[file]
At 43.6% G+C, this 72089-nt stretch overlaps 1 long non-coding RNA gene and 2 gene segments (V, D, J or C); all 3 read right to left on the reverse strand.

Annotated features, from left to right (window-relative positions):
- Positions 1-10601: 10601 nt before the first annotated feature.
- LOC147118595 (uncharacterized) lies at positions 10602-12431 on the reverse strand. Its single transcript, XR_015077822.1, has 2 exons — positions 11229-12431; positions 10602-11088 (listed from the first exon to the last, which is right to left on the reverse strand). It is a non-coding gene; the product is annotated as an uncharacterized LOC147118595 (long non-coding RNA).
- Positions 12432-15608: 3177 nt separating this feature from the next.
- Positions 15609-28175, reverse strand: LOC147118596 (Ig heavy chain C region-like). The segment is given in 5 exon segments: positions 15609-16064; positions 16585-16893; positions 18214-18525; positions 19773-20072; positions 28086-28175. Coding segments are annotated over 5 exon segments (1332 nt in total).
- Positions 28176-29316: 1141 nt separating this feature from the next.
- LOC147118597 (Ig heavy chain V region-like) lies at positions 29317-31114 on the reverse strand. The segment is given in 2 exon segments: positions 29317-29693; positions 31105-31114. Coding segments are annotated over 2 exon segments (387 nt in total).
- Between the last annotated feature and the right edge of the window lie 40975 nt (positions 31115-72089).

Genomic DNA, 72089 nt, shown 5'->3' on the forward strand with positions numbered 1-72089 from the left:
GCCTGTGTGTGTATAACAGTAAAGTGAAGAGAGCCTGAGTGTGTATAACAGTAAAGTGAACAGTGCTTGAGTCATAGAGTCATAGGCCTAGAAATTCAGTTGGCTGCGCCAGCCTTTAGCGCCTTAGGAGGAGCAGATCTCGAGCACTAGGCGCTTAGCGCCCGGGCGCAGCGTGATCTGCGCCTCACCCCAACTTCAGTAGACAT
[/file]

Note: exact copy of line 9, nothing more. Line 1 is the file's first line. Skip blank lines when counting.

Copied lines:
- Between the last annotated feature and the right edge of the window lie 40975 nt (positions 31115-72089).